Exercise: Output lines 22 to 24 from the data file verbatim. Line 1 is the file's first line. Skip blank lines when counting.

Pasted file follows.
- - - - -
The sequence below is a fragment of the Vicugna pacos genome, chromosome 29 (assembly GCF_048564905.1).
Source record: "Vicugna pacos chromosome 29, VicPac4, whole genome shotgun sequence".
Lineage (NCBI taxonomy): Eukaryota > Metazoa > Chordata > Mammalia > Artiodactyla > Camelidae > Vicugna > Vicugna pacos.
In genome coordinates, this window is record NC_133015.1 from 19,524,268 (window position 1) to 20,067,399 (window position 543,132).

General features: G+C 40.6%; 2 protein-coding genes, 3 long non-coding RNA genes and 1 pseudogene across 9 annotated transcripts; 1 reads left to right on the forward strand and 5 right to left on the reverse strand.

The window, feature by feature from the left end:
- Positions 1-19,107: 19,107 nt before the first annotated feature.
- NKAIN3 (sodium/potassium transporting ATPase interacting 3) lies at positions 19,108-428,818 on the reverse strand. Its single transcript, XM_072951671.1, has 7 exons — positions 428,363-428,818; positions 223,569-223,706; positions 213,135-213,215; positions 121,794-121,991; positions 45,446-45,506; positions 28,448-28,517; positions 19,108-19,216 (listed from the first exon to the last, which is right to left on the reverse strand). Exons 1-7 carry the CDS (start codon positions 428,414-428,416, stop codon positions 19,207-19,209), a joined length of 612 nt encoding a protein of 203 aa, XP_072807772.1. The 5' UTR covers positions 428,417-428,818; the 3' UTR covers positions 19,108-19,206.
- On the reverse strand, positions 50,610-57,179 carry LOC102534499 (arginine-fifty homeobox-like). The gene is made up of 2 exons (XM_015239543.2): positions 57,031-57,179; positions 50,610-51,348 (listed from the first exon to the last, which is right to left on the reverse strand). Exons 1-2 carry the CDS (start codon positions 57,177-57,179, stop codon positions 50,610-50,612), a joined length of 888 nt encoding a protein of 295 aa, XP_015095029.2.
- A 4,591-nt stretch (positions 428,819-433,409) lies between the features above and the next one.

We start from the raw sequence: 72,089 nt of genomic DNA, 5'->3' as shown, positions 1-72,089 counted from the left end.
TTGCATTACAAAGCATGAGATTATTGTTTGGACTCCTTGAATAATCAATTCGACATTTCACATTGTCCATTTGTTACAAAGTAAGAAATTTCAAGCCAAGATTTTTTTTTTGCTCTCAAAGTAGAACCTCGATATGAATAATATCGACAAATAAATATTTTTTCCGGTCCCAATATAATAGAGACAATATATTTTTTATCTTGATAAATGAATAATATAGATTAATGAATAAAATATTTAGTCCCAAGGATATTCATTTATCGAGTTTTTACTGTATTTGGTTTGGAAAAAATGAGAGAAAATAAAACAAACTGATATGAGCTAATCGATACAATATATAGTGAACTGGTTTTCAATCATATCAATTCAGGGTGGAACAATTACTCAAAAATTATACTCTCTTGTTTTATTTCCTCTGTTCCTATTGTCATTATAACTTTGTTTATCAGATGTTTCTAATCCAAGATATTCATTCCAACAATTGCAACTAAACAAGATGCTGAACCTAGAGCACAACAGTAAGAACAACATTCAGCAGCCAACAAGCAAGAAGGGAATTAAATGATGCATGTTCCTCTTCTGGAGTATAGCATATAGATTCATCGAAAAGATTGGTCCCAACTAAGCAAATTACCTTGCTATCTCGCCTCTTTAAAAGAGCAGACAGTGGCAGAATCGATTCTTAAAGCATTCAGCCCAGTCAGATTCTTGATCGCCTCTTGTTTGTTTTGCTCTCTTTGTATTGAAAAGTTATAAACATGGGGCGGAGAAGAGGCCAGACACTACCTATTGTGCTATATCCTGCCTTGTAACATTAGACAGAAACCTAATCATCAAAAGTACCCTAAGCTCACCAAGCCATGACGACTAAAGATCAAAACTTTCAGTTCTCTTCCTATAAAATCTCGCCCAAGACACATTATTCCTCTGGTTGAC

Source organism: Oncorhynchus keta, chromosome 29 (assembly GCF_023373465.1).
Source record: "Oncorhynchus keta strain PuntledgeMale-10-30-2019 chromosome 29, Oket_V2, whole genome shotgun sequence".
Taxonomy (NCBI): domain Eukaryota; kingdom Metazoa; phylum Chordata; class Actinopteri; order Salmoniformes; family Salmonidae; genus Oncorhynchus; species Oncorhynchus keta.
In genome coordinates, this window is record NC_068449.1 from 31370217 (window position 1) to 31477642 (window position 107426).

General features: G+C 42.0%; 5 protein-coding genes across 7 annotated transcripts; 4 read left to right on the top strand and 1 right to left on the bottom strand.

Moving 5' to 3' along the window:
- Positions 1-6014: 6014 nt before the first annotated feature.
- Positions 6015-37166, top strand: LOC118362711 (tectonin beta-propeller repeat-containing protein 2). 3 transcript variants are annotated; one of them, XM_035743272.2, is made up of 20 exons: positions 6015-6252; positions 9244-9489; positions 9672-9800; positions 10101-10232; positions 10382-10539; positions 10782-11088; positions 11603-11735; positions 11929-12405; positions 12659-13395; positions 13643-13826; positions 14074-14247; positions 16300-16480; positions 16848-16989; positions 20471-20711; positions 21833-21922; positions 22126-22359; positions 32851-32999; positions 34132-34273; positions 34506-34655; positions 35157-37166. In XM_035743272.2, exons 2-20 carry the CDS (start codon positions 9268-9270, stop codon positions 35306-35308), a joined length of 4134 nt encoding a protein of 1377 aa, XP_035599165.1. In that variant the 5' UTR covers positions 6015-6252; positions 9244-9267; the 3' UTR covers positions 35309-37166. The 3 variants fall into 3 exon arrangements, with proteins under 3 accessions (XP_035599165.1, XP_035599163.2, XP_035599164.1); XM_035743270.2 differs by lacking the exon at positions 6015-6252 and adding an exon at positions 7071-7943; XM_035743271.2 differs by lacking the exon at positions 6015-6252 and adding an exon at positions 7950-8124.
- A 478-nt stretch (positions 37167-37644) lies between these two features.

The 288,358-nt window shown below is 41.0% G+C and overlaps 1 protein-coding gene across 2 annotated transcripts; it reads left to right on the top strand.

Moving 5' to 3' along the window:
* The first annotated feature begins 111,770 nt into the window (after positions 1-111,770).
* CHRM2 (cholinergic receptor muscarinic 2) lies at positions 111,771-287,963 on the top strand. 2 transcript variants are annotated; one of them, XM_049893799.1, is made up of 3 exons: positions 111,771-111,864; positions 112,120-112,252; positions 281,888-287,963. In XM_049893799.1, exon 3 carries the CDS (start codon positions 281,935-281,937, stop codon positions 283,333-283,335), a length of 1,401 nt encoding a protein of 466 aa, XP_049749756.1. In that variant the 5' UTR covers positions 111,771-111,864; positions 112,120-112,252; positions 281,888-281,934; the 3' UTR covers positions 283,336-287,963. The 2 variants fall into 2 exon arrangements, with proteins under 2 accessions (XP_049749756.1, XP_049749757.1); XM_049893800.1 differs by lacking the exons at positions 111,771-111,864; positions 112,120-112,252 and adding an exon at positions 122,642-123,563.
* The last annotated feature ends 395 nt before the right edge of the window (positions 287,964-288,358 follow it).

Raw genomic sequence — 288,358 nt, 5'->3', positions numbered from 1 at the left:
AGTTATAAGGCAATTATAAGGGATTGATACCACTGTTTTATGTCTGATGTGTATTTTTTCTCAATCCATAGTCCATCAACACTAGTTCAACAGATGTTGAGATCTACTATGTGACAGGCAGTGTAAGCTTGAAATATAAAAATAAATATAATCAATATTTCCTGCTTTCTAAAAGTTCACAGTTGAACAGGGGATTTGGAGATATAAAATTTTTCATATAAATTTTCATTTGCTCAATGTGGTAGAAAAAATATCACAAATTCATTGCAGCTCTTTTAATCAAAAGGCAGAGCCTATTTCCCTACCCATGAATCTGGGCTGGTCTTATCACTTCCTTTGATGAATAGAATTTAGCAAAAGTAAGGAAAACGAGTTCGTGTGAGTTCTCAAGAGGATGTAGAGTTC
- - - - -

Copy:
The 288,358-nt window shown below is 41.0% G+C and overlaps 1 protein-coding gene across 2 annotated transcripts; it reads left to right on the top strand.

Moving 5' to 3' along the window:
* The first annotated feature begins 111,770 nt into the window (after positions 1-111,770).